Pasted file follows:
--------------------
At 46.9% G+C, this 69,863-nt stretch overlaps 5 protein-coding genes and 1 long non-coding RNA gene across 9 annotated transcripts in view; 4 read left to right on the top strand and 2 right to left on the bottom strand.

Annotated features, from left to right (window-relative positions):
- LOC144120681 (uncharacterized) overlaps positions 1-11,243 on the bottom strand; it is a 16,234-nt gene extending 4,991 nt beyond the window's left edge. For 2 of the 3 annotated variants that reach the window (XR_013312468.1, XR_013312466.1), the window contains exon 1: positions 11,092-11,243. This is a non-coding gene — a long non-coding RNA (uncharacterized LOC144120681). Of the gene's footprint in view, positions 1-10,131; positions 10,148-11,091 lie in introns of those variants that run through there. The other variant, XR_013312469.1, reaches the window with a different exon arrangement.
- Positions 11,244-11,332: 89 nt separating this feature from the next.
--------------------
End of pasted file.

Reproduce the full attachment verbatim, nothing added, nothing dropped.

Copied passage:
At 46.9% G+C, this 69,863-nt stretch overlaps 5 protein-coding genes and 1 long non-coding RNA gene across 9 annotated transcripts in view; 4 read left to right on the top strand and 2 right to left on the bottom strand.

Annotated features, from left to right (window-relative positions):
- LOC144120681 (uncharacterized) overlaps positions 1-11,243 on the bottom strand; it is a 16,234-nt gene extending 4,991 nt beyond the window's left edge. For 2 of the 3 annotated variants that reach the window (XR_013312468.1, XR_013312466.1), the window contains exon 1: positions 11,092-11,243. This is a non-coding gene — a long non-coding RNA (uncharacterized LOC144120681). Of the gene's footprint in view, positions 1-10,131; positions 10,148-11,091 lie in introns of those variants that run through there. The other variant, XR_013312469.1, reaches the window with a different exon arrangement.
- Positions 11,244-11,332: 89 nt separating this feature from the next.